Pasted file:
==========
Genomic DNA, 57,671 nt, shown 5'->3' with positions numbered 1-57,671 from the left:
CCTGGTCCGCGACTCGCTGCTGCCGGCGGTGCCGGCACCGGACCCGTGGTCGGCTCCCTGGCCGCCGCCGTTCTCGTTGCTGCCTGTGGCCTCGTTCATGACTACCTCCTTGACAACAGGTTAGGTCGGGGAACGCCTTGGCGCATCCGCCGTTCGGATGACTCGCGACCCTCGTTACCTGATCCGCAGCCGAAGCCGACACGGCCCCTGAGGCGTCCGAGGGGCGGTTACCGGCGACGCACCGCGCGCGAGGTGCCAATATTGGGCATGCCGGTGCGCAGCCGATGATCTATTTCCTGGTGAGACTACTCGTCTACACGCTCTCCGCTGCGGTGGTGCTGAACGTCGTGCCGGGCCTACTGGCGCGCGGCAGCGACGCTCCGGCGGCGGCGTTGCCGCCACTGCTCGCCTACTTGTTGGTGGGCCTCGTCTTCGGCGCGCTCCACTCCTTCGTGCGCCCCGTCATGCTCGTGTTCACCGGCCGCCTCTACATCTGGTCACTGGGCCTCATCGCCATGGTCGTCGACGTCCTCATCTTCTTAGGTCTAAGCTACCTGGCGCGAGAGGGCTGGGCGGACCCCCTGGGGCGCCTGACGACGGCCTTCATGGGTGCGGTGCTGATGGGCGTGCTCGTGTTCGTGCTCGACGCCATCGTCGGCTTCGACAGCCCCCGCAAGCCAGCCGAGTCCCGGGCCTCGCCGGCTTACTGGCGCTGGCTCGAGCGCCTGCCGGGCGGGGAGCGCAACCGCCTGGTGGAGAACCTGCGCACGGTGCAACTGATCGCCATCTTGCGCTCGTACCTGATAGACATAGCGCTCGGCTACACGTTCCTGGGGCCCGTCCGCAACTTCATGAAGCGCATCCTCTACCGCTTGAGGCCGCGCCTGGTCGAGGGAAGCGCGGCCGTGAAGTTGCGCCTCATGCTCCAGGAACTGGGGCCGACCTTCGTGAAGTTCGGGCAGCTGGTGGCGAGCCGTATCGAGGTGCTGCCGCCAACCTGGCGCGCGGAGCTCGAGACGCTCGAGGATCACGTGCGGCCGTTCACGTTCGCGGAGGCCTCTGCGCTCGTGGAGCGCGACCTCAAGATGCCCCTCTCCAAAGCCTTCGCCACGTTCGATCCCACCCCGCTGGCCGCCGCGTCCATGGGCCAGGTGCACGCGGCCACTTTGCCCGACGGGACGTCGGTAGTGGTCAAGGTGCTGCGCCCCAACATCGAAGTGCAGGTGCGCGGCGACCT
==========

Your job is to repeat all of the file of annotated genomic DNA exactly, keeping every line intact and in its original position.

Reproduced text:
Genomic DNA, 57,671 nt, shown 5'->3' with positions numbered 1-57,671 from the left:
CCTGGTCCGCGACTCGCTGCTGCCGGCGGTGCCGGCACCGGACCCGTGGTCGGCTCCCTGGCCGCCGCCGTTCTCGTTGCTGCCTGTGGCCTCGTTCATGACTACCTCCTTGACAACAGGTTAGGTCGGGGAACGCCTTGGCGCATCCGCCGTTCGGATGACTCGCGACCCTCGTTACCTGATCCGCAGCCGAAGCCGACACGGCCCCTGAGGCGTCCGAGGGGCGGTTACCGGCGACGCACCGCGCGCGAGGTGCCAATATTGGGCATGCCGGTGCGCAGCCGATGATCTATTTCCTGGTGAGACTACTCGTCTACACGCTCTCCGCTGCGGTGGTGCTGAACGTCGTGCCGGGCCTACTGGCGCGCGGCAGCGACGCTCCGGCGGCGGCGTTGCCGCCACTGCTCGCCTACTTGTTGGTGGGCCTCGTCTTCGGCGCGCTCCACTCCTTCGTGCGCCCCGTCATGCTCGTGTTCACCGGCCGCCTCTACATCTGGTCACTGGGCCTCATCGCCATGGTCGTCGACGTCCTCATCTTCTTAGGTCTAAGCTACCTGGCGCGAGAGGGCTGGGCGGACCCCCTGGGGCGCCTGACGACGGCCTTCATGGGTGCGGTGCTGATGGGCGTGCTCGTGTTCGTGCTCGACGCCATCGTCGGCTTCGACAGCCCCCGCAAGCCAGCCGAGTCCCGGGCCTCGCCGGCTTACTGGCGCTGGCTCGAGCGCCTGCCGGGCGGGGAGCGCAACCGCCTGGTGGAGAACCTGCGCACGGTGCAACTGATCGCCATCTTGCGCTCGTACCTGATAGACATAGCGCTCGGCTACACGTTCCTGGGGCCCGTCCGCAACTTCATGAAGCGCATCCTCTACCGCTTGAGGCCGCGCCTGGTCGAGGGAAGCGCGGCCGTGAAGTTGCGCCTCATGCTCCAGGAACTGGGGCCGACCTTCGTGAAGTTCGGGCAGCTGGTGGCGAGCCGTATCGAGGTGCTGCCGCCAACCTGGCGCGCGGAGCTCGAGACGCTCGAGGATCACGTGCGGCCGTTCACGTTCGCGGAGGCCTCTGCGCTCGTGGAGCGCGACCTCAAGATGCCCCTCTCCAAAGCCTTCGCCACGTTCGATCCCACCCCGCTGGCCGCCGCGTCCATGGGCCAGGTGCACGCGGCCACTTTGCCCGACGGGACGTCGGTAGTGGTCAAGGTGCTGCGCCCCAACATCGAAGTGCAGGTGCGCGGCGACCT